Pre-compiled wheels are generated for linux, meaning you can skip the f2c install step. Alternatively you can install via apt-get f2c in Ubuntu, or via conda install -c conda-forge f2c if you use conda.

For MacOS, you are best off using conda and getting f2c via conda install -c conda-forge f2c. Windows is not currently supported.

You should be able to install with:

pip install pygedm


pip install git+

to install the latest version from github. Alternatively, download this repository and install via

pip install .

To run unit tests, run python test. Note that these tests only check the Python bindings, not the underlying C/FORTRAN source code (which is not supplied with unit tests).


If using PyGEDM in a journal article, please remember to cite the underlying electron density models:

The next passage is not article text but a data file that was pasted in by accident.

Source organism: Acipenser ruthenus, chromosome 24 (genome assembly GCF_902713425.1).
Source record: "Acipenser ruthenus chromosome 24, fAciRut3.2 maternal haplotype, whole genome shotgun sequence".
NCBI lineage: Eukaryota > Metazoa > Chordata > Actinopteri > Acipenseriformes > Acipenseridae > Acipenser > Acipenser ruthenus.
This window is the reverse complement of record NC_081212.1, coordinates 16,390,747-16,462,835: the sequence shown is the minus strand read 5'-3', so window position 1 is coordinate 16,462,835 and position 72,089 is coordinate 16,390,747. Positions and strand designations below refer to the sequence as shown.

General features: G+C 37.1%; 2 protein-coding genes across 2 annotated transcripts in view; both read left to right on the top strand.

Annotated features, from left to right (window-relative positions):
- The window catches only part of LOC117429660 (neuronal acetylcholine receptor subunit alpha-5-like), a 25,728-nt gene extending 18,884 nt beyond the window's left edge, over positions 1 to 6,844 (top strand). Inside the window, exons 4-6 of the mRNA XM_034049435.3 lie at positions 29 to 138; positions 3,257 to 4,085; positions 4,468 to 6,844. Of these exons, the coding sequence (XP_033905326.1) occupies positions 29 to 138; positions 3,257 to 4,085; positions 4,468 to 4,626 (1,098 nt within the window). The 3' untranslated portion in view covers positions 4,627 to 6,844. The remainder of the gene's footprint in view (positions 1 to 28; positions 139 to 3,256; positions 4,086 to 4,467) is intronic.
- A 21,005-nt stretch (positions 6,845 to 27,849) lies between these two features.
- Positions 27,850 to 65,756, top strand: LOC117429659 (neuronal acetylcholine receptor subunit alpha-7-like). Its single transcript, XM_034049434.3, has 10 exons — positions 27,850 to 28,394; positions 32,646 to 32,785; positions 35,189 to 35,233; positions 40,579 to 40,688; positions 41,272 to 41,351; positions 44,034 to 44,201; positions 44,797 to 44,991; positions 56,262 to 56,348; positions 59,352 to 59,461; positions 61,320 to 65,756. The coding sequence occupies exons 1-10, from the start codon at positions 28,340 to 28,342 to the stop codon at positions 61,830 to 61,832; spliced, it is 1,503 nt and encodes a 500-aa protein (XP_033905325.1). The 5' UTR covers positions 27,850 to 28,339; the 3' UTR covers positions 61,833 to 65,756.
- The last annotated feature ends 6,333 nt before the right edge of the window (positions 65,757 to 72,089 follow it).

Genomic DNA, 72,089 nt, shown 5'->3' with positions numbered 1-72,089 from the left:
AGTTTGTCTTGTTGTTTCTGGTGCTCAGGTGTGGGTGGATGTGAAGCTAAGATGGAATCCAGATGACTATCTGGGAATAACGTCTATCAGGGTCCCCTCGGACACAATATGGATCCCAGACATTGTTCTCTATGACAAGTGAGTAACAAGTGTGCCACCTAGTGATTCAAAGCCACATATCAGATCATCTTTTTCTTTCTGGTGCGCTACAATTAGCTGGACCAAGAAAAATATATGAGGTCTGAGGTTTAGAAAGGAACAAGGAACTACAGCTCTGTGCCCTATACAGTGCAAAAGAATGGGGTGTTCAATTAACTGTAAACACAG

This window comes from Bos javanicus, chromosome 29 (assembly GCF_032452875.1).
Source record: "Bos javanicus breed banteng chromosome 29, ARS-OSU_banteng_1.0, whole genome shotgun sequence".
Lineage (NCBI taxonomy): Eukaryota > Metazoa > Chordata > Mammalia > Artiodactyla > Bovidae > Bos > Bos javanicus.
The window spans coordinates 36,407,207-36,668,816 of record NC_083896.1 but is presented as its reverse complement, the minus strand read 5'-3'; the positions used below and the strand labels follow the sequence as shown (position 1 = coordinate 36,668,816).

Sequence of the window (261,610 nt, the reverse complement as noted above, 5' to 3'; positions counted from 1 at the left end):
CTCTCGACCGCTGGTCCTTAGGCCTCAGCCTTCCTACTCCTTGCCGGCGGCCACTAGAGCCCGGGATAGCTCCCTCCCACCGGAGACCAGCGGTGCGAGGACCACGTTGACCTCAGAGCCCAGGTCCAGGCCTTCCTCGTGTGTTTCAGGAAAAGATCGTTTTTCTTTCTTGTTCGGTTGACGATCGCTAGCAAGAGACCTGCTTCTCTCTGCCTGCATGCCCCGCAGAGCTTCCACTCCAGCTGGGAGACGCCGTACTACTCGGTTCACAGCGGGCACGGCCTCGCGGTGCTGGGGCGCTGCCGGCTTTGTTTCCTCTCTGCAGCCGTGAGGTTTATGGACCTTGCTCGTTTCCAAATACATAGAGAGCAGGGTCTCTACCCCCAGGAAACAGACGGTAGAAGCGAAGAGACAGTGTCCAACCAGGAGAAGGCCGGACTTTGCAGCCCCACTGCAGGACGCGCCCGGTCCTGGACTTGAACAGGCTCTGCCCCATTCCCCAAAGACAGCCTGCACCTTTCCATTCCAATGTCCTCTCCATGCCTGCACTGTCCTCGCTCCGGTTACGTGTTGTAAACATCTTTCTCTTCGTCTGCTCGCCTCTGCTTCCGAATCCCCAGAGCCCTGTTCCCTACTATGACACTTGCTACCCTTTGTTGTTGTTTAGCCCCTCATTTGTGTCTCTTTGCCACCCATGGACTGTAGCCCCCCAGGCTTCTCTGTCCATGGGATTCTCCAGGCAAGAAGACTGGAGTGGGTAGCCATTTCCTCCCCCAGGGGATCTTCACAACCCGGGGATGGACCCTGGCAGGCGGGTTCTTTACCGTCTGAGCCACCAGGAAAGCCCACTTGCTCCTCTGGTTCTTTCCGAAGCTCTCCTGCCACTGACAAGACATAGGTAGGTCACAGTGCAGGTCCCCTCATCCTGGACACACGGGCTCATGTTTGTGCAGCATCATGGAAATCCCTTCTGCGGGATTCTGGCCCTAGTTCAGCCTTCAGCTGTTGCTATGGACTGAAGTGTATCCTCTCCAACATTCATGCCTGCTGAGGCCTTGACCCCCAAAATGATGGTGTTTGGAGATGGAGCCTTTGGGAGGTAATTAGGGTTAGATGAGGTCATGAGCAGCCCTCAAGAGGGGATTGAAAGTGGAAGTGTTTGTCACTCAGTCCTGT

Cordes, J. M., & Lazio, T. J. W. (2002),
NE2001.I. A New Model for the Galactic Distribution of Free Electrons and its Fluctuations, arXiv e-prints, astro-ph/0207156.

Cordes, J. M., & Lazio, T. J. W. (2003),
NE2001. II. Using Radio Propagation Data to Construct a Model for the Galactic Distribution of Free Electrons, arXiv e-prints, astro-ph/0301598.

Yao, J. M., Manchester, R. N., & Wang, N. (2017),
A New Electron-density Model for Estimation of Pulsar and FRB Distances, The Astrophysical Journal, Volume 888, Issue 2, id.105, Colume 835, id.29

Yamasaki, S., & Totani, T. (2020),
The Galactic Halo Contribution to the Dispersion Measure of Extragalactic Fast Radio Bursts, The Astrophysical Journal, Volume 888, Issue 2, id.105

These are available in bibtex format in references.bib, and also as an ADS library.


YMW16 is a model for the distribution of free electrons in the Galaxy, the Magellanic Clouds and the inter-galactic medium, that can be used to estimate distances for real or simulated pulsars and fast radio bursts (FRBs) based on their position and dispersion measure.